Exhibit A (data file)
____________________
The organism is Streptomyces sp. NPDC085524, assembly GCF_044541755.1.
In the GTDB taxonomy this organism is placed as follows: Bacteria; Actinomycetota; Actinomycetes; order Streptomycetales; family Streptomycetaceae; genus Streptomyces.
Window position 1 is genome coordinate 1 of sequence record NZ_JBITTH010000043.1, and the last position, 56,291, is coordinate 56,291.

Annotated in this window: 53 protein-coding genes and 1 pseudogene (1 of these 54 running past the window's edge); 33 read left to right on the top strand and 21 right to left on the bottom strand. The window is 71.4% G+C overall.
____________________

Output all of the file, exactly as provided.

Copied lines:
The organism is Streptomyces sp. NPDC085524, assembly GCF_044541755.1.
In the GTDB taxonomy this organism is placed as follows: Bacteria; Actinomycetota; Actinomycetes; order Streptomycetales; family Streptomycetaceae; genus Streptomyces.
Window position 1 is genome coordinate 1 of sequence record NZ_JBITTH010000043.1, and the last position, 56,291, is coordinate 56,291.

Annotated in this window: 53 protein-coding genes and 1 pseudogene (1 of these 54 running past the window's edge); 33 read left to right on the top strand and 21 right to left on the bottom strand. The window is 71.4% G+C overall.